What not to expect from Trump’s State of the Union address tonight
This evening, President Donald Trump will give his third State of the Union address before a joint session of Congress. The constitutionally mandated address usually serves as a preview of a president’s foreign and domestic policy agenda for the year ahead, and it often comes around the same time as the release of the president’s annual budget request. If past as prologue, the scientific community is likely to find Trump’s address disappointing. While he has spoken more than 16,000 words in his previous three addresses, he has mentioned or referenced science only six times.
ASBMB Public Affairs Director Benjamin Corb talks about what President Donald Trump's State of the Union address will likely cover — and what he wishes it would cover. Listen or download.
Trump’s opinion of science has been reflected in his budget requests since taking office in January 2017. Although the National Institutes of Health has received billions of dollars in increases during his administration, those increases came from Congress — and they came in spite of Trump’s calls to cut funding at the NIH and most other science-funding agencies in every single one of his budget requests. (When the president last month tried to take credit for the steady drop in cancer-related deaths in the United States, the fact-checkers were quick to point out that he’d asked for $4.5 billion in cuts from the NIH last year.)
Beyond funding, there are policy decisions that tell the story of this administration’s views of science and scientists.
- Seven days after taking office, Trump issued the first of several executive orders and proclamations closing America’s borders to people from predominantly Muslim nations. One of the effects was that scientists from those nations were prevented from attending conferences in the U.S.
- Before Trump nominated Kelvin Droegemeier in August 2018 to be director of the White House Office of Science and Technology Policy, he’d kept the position vacant longer than any time in the history of the office.
- In June, the administration announced it would move two U.S. Department of Agriculture research institutes from the D.C. area to Kansas. The Washington Post editorial board said the decision “suggests an intention by the administration to encourage qualified analysts to leave government and stifle independent and objective research.”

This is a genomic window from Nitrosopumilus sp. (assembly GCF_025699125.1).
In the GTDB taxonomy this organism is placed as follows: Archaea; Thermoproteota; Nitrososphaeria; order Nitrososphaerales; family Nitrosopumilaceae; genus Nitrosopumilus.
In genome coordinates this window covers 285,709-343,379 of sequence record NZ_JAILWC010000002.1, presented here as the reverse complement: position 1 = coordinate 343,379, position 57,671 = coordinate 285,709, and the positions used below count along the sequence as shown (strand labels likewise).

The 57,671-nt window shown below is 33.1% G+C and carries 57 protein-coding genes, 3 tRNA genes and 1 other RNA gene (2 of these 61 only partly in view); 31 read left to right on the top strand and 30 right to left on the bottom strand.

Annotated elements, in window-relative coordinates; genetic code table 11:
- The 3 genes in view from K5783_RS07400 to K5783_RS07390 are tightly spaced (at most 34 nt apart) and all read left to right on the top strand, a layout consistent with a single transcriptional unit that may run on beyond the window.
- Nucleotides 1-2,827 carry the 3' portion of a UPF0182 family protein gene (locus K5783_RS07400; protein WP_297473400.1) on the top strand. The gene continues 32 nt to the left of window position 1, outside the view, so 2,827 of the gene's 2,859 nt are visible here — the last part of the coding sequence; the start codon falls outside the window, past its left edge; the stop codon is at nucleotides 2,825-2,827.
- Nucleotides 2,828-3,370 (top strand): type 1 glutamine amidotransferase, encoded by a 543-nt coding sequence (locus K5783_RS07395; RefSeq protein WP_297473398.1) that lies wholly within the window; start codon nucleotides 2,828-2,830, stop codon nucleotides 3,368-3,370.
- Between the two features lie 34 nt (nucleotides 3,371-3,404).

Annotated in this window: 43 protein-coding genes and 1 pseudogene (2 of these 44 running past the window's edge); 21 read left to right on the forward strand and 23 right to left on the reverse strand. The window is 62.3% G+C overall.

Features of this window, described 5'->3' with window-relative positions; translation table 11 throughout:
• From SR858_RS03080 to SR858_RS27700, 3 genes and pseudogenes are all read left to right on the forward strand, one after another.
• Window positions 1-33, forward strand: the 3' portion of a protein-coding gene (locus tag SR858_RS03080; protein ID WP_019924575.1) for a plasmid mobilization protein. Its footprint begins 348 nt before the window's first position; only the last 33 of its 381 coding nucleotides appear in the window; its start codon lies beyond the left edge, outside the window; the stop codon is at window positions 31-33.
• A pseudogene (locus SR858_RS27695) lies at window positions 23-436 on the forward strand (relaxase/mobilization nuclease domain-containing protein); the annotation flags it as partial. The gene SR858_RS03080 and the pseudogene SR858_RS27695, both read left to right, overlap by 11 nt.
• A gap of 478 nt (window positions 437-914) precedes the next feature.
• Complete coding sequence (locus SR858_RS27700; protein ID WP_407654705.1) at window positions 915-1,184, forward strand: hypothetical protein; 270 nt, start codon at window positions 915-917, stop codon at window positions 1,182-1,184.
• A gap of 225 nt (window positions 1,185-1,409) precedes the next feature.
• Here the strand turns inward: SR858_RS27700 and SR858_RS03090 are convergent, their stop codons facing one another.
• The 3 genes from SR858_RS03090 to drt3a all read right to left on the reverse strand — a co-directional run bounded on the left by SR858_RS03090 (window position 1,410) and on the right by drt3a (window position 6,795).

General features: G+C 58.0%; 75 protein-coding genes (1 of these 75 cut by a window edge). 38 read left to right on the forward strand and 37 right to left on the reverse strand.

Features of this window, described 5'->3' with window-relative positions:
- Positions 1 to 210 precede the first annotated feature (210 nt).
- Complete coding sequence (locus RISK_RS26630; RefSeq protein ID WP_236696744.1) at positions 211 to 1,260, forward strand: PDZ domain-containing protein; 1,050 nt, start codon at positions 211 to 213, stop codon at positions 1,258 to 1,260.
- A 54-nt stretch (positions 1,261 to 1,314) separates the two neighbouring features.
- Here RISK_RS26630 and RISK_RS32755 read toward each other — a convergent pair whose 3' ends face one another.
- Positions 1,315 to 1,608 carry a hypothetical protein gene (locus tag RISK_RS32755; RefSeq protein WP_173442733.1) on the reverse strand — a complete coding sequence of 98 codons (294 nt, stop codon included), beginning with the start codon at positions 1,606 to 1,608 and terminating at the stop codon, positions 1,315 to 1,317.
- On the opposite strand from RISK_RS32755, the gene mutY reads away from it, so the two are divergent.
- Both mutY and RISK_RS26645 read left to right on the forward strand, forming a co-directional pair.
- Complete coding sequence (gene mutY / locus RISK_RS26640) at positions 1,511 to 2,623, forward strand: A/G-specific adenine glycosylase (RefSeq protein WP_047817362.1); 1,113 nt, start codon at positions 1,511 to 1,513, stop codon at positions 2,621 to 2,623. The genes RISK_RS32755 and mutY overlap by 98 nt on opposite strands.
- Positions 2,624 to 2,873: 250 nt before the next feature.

- Indeed, in December, the New York Times published a detailed report on how the administration has worked to reduce the role that federal scientists play in policymaking.
No, we shouldn’t expect the president to make many references to science tonight, but that will not change our focus or determination to advocate on behalf of you. We will continue to build bipartisan support in Congress and advocate for science in all parts of government.
Anti-globalization rhetoric threatens scientific and technological progress: The U.S. depends on international collaborations and immigrants to solve domestic and global problems.
Trump’s travel ban: Lana Saleh of New England Biolabs shared her immigration story as the effects of Trump's travel bans emerged.
The travel ban is why I can’t be at the ASBMB annual meeting: An ASBMB travel award winner found himself the target of the travel ban.
Join the ASBMB Today mailing list
Sign up to get updates on articles, interviews and events.
While the agency has made progress with intramural cases, it has been less successful with extramural ones.
What the Supreme Court's DACA ruling means for undocumented students and the colleges and universities they attend
At least for now, hundreds of thousands of students can stay in school without facing new hardships.
As a result of the Trump administration’s actions and inaction, Ben Corb writes, the U.S. was late to adopt a testing protocol to help track and slow the spread of COVID-19.
The agency has investigated 189 scientists suspected of violating NIH policies and has found a majority of them guilty of failing to disclose foreign affiliations.
The Endless Frontier Act would rename, add a directorate to and pump up to $100 billion in new funding into the agency. It also would fix the uneven distribution of jobs and capital concentrated now in just a few cities.